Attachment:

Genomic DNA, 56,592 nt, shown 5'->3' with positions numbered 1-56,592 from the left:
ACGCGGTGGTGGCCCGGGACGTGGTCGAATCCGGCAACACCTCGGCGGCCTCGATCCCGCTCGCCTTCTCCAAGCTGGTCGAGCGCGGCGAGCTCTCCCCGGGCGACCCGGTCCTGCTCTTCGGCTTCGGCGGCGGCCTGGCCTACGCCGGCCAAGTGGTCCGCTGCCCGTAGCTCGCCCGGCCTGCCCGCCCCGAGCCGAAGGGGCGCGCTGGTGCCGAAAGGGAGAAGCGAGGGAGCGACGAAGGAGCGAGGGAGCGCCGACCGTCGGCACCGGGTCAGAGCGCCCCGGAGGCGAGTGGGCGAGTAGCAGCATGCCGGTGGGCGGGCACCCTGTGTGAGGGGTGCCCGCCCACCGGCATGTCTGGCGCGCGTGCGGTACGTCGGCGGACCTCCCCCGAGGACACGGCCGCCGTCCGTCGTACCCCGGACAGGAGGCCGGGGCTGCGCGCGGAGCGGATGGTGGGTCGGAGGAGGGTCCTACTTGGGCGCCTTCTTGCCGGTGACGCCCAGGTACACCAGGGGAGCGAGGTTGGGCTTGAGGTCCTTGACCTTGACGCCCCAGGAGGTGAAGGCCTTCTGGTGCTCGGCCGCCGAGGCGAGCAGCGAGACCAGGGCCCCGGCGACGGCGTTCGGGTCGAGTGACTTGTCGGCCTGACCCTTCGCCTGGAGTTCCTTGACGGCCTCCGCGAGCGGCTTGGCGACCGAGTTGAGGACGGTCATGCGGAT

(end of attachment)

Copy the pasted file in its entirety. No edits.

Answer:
Genomic DNA, 56,592 nt, shown 5'->3' with positions numbered 1-56,592 from the left:
ACGCGGTGGTGGCCCGGGACGTGGTCGAATCCGGCAACACCTCGGCGGCCTCGATCCCGCTCGCCTTCTCCAAGCTGGTCGAGCGCGGCGAGCTCTCCCCGGGCGACCCGGTCCTGCTCTTCGGCTTCGGCGGCGGCCTGGCCTACGCCGGCCAAGTGGTCCGCTGCCCGTAGCTCGCCCGGCCTGCCCGCCCCGAGCCGAAGGGGCGCGCTGGTGCCGAAAGGGAGAAGCGAGGGAGCGACGAAGGAGCGAGGGAGCGCCGACCGTCGGCACCGGGTCAGAGCGCCCCGGAGGCGAGTGGGCGAGTAGCAGCATGCCGGTGGGCGGGCACCCTGTGTGAGGGGTGCCCGCCCACCGGCATGTCTGGCGCGCGTGCGGTACGTCGGCGGACCTCCCCCGAGGACACGGCCGCCGTCCGTCGTACCCCGGACAGGAGGCCGGGGCTGCGCGCGGAGCGGATGGTGGGTCGGAGGAGGGTCCTACTTGGGCGCCTTCTTGCCGGTGACGCCCAGGTACACCAGGGGAGCGAGGTTGGGCTTGAGGTCCTTGACCTTGACGCCCCAGGAGGTGAAGGCCTTCTGGTGCTCGGCCGCCGAGGCGAGCAGCGAGACCAGGGCCCCGGCGACGGCGTTCGGGTCGAGTGACTTGTCGGCCTGACCCTTCGCCTGGAGTTCCTTGACGGCCTCCGCGAGCGGCTTGGCGACCGAGTTGAGGACGGTCATGCGGAT